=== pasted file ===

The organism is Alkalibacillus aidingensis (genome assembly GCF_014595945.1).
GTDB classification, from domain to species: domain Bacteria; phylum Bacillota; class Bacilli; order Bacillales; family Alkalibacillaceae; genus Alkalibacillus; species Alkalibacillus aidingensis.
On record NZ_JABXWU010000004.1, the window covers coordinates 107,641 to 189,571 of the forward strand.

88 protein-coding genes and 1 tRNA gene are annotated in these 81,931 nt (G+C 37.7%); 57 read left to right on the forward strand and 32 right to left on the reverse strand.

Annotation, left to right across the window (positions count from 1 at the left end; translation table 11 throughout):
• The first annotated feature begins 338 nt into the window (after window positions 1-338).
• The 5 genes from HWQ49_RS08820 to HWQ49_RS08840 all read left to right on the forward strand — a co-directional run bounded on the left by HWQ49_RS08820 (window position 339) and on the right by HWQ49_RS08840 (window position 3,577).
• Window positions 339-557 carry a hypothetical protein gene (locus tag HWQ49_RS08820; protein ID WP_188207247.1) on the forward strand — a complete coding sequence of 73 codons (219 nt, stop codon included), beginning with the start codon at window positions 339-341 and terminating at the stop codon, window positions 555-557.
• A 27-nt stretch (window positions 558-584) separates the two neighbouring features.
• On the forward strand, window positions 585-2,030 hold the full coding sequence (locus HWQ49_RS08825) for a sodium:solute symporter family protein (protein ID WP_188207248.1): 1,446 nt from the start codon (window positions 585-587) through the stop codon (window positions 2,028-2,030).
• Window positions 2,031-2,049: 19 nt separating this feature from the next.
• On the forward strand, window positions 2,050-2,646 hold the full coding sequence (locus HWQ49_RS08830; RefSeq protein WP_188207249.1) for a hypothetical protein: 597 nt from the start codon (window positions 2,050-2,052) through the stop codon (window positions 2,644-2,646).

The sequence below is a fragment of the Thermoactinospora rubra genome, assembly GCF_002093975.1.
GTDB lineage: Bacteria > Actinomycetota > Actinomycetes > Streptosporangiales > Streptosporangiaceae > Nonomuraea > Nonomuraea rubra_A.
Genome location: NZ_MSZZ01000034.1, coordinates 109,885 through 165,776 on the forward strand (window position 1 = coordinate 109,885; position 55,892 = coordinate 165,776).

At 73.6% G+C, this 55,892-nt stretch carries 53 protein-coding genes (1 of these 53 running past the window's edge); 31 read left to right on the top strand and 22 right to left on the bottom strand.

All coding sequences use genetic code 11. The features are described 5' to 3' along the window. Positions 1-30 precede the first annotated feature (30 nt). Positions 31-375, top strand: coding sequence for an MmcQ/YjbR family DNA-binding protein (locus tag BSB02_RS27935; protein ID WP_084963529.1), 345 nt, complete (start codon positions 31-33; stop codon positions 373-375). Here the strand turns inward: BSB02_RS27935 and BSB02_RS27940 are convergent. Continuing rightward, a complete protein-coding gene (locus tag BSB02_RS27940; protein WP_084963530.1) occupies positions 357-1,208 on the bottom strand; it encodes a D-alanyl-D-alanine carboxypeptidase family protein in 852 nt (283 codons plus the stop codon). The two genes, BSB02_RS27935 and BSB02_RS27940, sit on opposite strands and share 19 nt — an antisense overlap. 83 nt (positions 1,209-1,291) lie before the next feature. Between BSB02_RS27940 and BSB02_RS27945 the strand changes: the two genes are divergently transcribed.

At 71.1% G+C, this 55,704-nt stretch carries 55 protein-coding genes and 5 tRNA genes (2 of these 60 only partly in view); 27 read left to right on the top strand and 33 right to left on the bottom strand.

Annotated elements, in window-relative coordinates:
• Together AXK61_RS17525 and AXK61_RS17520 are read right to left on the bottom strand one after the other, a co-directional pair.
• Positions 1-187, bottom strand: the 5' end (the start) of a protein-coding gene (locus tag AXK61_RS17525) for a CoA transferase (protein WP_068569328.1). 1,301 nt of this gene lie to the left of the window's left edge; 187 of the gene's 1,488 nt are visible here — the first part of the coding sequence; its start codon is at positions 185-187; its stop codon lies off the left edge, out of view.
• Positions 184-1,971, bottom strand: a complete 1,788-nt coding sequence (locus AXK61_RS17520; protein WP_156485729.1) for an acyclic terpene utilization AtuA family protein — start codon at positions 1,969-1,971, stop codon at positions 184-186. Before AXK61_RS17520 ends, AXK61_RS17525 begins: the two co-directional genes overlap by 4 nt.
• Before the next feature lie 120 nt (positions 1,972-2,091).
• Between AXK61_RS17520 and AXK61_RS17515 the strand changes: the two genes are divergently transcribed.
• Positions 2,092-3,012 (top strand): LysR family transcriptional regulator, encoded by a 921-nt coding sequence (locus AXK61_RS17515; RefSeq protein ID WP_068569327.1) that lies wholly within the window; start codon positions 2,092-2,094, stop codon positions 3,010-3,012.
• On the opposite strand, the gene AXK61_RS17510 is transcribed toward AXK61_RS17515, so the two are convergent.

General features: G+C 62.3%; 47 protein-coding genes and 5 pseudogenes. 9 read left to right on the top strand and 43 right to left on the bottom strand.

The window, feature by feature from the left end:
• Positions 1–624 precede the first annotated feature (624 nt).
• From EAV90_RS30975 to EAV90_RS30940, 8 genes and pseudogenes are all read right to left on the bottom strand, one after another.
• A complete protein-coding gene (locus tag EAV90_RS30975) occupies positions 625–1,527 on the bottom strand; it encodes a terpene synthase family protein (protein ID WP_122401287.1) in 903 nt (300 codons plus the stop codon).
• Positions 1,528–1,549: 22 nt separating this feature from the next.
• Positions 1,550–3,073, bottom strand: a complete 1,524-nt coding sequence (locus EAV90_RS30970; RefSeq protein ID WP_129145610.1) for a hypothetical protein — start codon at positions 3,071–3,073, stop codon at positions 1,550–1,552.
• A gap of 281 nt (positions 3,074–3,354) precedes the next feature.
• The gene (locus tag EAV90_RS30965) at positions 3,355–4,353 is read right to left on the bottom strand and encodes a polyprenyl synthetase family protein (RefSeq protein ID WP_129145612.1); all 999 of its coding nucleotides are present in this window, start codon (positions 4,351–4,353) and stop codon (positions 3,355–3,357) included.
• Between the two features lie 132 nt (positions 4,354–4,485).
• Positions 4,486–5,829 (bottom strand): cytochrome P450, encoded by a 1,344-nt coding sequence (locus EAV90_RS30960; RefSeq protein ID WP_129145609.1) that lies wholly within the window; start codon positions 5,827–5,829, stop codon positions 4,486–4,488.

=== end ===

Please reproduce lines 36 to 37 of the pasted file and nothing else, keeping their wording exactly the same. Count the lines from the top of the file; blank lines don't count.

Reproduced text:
• Between the two features lie 132 nt (positions 4,354–4,485).
• Positions 4,486–5,829 (bottom strand): cytochrome P450, encoded by a 1,344-nt coding sequence (locus EAV90_RS30960; RefSeq protein ID WP_129145609.1) that lies wholly within the window; start codon positions 5,827–5,829, stop codon positions 4,486–4,488.